Forsberg: Why it's a wild card weekend for the Celtics too


The NBA might only be at the midpoint of the 2021-22 season but, borrowing from the local football squad, it feels like wild card weekend for the Boston Celtics, too.

After limping to the finish line of calendar year 2021, the Celtics have won five of their last seven games -- and that might be an unblemished stretch if not for a couple of head-slapping losses to the Spurs and Knicks -- and have given first-year president of basketball operations Brad Stevens a reason to ponder the team’s path forward a bit longer.

A back-to-back with the Sixers -- a team that had won seven straight to surge to fifth in the East before tripping up against the Hornets on Wednesday night -- and the conference-leading Bulls will tell us a whole lot more about whether the Celtics have made honest-to-goodness progress or if the recent stretch was fool’s gold aided by a weak schedule.

Forsberg: C's should be searching for pieces to help the Jays thrive

I know, I know. We’ve been here before plenty of times over the last two-plus seasons. It feels like the Celtics are waiting in perpetuity for full health and a chance to truly launch with this group.

What’s more, take out the Suns win on New Years’ Eve and there’s not exactly a signature win in a stretch where the Celtics needed a feverish late-game rally to beat the basement-dwelling Magic in overtime, then got bailed out by a Jayson Tatum late-game make that aided an overtime win against the Pacers earlier this week.

Getting steamrolled by the Sixers and/or Bulls would only confirm that this team needs to embrace a future focus and embrace the reality that it hasn’t played with the sort of consistency that suggests it can make any noise from the bottom of the East playoff bracket.

But there are slight glimmers of hope from this recent stretch.

The Celtics have a sizzling net rating of plus-12.1 in the 129 minutes the Jays have shared the floor since December 31. Most encouraging: Boston’s offensive rating pops to 114.1 in that span, a notable spike for a team that ranks 22nd overall this season while scoring 108.6 points per 100 possessions.

Amid the “blow it up!” narrative that gained steam after the Celtics coughed up a 25-point lead in New York, the Jays have seemingly found inspiration in the suggestion they can’t lead Boston forward together. Jaylen Brown is in the middle of a stretch that has seen him: erupt for a career-high 50 points to spark the Orlando comeback, dish out a career-best 11 assists in a win over the Knicks, and grab a career-best 15 rebounds in Monday’s rock fight with the Pacers.

The icing on the cake: Brown and Tatum paired up for 67 points on matching 11-for-19 shooting lines with 11 3-pointers in Wednesday’s 119-100 triumph over the Pacers. Beyond letting off the gas a bit late in the second quarter, it was Boston’s best wire-to-wire offensive performance.

Mix in Robert Williams’ best stretch of his pro career and it’s OK to be slightly enthused about what we’ve seen lately. Ime Udoka has leaned a bit too heavily on a playoff-caliber rotation but has also made some subtle tweaks to personnel that have helped diminish some of Boston’s late-game woes.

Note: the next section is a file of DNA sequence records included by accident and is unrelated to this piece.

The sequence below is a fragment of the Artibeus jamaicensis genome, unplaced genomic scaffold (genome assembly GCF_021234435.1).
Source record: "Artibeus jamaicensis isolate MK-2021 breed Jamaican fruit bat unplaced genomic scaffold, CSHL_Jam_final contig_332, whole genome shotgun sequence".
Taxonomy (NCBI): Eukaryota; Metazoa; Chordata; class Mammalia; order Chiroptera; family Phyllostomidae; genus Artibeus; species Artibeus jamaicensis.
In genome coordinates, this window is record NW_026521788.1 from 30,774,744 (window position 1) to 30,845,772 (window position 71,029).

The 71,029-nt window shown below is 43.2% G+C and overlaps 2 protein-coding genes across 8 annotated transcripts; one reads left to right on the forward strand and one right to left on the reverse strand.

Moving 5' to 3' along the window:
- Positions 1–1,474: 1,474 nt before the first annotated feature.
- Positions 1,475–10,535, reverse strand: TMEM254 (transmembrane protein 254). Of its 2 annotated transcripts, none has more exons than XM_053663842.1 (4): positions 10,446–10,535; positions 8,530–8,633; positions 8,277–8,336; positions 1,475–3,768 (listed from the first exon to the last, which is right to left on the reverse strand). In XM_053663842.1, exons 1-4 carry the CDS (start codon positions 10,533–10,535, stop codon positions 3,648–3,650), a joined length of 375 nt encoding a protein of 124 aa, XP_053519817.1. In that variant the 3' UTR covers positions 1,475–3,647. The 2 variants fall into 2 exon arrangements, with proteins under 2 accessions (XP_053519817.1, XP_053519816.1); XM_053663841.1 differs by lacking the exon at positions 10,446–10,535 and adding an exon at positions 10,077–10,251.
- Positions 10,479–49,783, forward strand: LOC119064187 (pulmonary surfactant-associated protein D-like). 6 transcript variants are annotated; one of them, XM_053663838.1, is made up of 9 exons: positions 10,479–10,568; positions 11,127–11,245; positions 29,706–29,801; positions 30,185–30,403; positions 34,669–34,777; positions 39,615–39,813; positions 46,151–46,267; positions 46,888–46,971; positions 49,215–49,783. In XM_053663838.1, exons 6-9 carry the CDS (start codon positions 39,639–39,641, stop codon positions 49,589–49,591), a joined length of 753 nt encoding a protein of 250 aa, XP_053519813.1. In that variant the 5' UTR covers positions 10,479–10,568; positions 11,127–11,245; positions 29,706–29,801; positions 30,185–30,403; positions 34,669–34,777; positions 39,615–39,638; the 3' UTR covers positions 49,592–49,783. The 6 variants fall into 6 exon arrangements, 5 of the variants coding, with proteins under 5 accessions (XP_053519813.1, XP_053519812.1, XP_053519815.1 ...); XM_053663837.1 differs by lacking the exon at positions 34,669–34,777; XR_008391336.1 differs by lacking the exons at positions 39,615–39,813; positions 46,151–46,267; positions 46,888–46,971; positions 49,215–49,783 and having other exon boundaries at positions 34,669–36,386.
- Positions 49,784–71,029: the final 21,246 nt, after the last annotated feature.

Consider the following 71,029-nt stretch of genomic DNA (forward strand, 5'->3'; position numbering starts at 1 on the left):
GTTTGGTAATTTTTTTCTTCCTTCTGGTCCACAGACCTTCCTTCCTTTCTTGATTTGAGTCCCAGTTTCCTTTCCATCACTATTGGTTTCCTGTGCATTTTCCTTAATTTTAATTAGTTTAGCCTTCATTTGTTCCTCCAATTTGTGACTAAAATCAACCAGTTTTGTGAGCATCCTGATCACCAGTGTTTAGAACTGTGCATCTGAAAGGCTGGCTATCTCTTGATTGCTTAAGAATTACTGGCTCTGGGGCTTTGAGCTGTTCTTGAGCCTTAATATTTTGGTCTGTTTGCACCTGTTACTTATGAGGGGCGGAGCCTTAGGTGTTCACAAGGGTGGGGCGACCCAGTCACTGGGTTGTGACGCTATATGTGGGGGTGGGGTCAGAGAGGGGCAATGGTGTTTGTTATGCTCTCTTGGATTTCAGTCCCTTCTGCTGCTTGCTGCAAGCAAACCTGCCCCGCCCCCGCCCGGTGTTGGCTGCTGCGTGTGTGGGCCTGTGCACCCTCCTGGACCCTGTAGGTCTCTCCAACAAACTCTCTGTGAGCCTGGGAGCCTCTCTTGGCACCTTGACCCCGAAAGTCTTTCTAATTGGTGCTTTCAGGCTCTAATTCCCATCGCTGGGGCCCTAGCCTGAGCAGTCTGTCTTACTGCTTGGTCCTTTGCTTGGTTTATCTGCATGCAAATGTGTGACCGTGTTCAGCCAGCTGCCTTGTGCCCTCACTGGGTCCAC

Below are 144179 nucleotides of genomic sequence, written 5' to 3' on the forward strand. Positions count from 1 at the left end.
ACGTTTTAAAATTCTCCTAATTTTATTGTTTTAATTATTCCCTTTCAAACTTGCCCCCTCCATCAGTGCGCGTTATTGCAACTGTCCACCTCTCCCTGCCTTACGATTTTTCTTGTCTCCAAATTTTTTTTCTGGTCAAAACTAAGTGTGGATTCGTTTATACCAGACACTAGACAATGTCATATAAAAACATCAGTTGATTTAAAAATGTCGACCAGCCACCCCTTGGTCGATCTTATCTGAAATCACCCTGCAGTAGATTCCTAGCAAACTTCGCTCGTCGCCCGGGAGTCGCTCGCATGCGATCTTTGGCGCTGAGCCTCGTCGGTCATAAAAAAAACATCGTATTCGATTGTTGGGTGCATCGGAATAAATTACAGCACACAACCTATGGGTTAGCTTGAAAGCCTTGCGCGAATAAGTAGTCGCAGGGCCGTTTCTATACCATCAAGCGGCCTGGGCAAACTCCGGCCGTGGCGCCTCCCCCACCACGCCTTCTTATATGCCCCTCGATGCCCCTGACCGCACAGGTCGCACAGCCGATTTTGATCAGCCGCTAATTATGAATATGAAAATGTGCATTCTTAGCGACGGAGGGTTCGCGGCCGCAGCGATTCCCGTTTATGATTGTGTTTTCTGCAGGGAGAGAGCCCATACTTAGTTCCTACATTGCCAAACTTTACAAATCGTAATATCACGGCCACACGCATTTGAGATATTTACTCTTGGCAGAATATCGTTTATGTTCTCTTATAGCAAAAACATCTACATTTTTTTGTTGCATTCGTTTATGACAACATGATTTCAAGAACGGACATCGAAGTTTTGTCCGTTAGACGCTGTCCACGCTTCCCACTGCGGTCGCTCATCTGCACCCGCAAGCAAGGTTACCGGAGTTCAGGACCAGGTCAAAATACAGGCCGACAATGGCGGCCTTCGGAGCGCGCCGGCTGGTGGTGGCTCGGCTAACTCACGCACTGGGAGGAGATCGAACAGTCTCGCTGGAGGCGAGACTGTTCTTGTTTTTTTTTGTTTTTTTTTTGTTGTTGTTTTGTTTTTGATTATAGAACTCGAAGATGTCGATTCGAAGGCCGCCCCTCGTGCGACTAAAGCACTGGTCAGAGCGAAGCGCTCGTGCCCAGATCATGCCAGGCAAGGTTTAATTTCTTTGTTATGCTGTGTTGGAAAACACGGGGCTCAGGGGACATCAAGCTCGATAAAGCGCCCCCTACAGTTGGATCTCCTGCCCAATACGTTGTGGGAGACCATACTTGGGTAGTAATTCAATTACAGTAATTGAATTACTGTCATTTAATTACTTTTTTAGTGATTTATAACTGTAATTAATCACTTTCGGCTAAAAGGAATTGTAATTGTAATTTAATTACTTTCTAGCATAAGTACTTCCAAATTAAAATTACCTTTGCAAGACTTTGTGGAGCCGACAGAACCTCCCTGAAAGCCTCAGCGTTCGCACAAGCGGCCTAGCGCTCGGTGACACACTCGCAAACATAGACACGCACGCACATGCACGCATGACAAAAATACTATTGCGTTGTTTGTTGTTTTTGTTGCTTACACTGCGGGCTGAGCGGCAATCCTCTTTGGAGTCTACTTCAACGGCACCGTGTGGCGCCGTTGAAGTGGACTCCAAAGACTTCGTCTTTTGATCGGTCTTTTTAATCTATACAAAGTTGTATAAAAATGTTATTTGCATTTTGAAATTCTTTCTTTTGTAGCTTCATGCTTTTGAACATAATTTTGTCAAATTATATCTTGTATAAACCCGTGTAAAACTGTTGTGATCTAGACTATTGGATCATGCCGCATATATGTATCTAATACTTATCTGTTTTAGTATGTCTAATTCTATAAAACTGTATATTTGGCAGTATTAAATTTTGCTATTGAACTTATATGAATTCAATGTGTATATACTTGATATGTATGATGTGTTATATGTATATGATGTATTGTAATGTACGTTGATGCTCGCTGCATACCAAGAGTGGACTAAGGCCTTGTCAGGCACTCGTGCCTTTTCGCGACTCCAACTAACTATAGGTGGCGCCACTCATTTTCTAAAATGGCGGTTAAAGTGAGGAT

You can absolutely quibble with the strength of schedule. But it was Brown who famously noted after the Magic game that, "We just needed to f—ing win.”

Beggars can't be choosers. The Celtics have cobbled their way back to .500 but still linger in 10th place in the East (and tied with the Knicks at 21-21 overall). Brown continues to say all the right things while noting that he’s not satisfied with where the team stands even after this stretch.

Forsberg's Mailbag: Trade talk, blame pie and what's next

Stevens has choices to make about how he tinkers with this roster before February’s trade deadline. He’s repeatedly noted that he won’t overreact to single games. Udoka has noted that, despite Boston’s many infuriating collapses, he takes solace in the fact that the team has been competitive in all but a small handful of games.

We’ve suggested in this space that, given the team’s inconsistencies, it might be better for the Celtics to adopt a future focus. That would mean trading veterans for assets and opening time to better examine the youngsters on this roster. All with the goal of best positioning the team to add talent this summer and hit the ground running for the 2022-23 season.

If you’re of the ilk that there isn’t much of a difference between selecting 18th or 12th in the draft, then maybe you’d prefer Stevens seek low-budget shooting upgrades that this team so clearly needs, maintain some of the veteran pieces, and keep crossing his fingers that things will eventually fall into place. There should always be hesitation in punting on any season that Tatum and Brown are healthy.

But the bottom line here is that it feels like the games on Friday and Saturday mean something. We had hoped to have a definitive feel on this team coming out of December but the NBA’s COVID woes and the team’s roller coaster ways didn’t help carve that path.

The next two games might. Because it’s one thing to stick on this roller coaster if it’s clear this ascent might continue. It’s probably better to bail if there’s another dip ahead because we can all go get in line for the next attraction.

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